Professor Carl Davidson


Current Working Papers:

A Simple Model of Globalization, Schooling and Skill Acquisition

Abstract: We develop a model of schooling and skill acquisition, highlighting informational asymmetries that distort the incentives to educate.  A key feature of our model is that education acts simultaneously as a signaling device and as a method for workers to enhance their productivity.  We show that when firms can only imperfectly screen workers, the result is an economy in which too many workers purchase schooling and too few workers devote sufficient effort to their coursework to qualify for the high skill labor pool.  We then examine how greater openness to international markets alters the skill mix of the domestic workforce and show that greater openness usually eases one labor market distortion while making the other distortion worse. Globalization impacts educational behavior and labor market outcomes differently as the extent of firms engaged in international markets varies, and affects wage inequality both within and across educational groups.

           (This paper is joint with Nick Sly)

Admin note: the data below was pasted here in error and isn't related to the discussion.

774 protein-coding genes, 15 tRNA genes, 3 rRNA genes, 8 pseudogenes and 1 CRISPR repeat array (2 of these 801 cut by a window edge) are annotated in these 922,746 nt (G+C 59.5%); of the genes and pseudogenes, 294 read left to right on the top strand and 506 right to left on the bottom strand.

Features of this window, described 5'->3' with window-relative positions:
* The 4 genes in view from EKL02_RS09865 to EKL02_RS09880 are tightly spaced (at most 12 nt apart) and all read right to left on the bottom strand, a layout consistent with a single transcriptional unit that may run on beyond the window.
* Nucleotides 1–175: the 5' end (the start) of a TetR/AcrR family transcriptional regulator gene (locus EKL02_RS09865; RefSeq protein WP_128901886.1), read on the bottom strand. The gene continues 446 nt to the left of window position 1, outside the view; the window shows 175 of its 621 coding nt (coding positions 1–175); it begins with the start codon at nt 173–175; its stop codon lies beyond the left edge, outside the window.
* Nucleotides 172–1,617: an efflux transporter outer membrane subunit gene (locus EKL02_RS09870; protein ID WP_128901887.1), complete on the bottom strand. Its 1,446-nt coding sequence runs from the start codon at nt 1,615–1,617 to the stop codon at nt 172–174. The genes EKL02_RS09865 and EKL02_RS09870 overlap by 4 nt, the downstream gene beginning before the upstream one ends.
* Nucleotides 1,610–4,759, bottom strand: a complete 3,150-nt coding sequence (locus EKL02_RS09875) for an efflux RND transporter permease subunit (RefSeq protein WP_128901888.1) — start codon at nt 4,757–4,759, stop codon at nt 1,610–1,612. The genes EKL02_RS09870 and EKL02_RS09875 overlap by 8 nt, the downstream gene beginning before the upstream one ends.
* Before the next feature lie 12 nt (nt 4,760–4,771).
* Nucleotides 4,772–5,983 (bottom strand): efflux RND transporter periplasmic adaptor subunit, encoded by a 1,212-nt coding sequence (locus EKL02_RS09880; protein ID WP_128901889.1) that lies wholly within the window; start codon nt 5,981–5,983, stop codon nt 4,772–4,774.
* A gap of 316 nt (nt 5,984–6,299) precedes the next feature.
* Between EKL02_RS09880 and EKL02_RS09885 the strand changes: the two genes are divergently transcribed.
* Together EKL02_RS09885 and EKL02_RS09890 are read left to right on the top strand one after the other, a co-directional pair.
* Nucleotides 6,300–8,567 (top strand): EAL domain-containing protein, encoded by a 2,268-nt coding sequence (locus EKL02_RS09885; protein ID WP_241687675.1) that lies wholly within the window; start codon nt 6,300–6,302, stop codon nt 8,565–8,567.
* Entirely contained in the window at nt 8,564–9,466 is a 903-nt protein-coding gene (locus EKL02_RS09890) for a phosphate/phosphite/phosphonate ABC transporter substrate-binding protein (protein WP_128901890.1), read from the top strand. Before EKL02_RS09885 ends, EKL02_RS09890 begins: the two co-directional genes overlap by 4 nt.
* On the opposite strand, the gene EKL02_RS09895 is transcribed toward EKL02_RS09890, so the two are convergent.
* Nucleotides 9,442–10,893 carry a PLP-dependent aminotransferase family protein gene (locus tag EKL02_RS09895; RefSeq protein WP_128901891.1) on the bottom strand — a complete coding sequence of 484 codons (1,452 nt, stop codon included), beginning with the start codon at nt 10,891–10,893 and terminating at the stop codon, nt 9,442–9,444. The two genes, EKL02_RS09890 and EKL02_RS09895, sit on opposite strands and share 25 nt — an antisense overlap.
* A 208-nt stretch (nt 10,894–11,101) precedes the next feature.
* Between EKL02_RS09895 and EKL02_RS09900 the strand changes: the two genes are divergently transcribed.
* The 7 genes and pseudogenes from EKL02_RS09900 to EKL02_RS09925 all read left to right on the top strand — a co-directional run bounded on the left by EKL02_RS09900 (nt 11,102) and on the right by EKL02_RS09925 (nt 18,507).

Globalization and Firm Organization (new version coming soon!)

Abstract: Usingthe matched employer-employee data that include all firms in Sweden and half of all Swedish workers from 1997-2005, in this paper we investigate how occupational mix varies across different firms. We find a robust relationship between the degree of international integration and occupational mix. Multinationals, which are the most globally engaged, have a distribution of occupations skewed toward the more skilled. Non-multinational exporters have a distribution of occupations less skewed toward the skilled compared to multinationals, but more skewed toward the skilled compared to local non-exporters (which are the least globally engaged). Our results are little changed (1) when we control for firm size, productivity, capital intensity, and firm age, (2) when we use alternative methods to rank occupations, or (3) when we use alternative measures of international integration. In addition, the results are very similar for manufacturing and service sectors.

           (This paper is joint with Fredrik Heyman, Steve Matusz, Fredrik Sjoholm and Susan Zhu)

Globalization and Imperfect Labor Market Sorting

Abstract: This paper focuses on the ability of the labor market to correctly match heterogeneous workers to jobs within a given industry and the role that globalization plays in that process. Using matched worker-firm data from Sweden, we find strong evidence that openness improves the matching between workers and firms in export-oriented industries. This suggests that there may be significant gains from globalization that have not been identified in the past – globalization may improve the efficiency of the matching process in the labor market. On the other hand, we find no evidence that openness affects the degree of matching in import-competing industries. These results remain unchanged after adding controls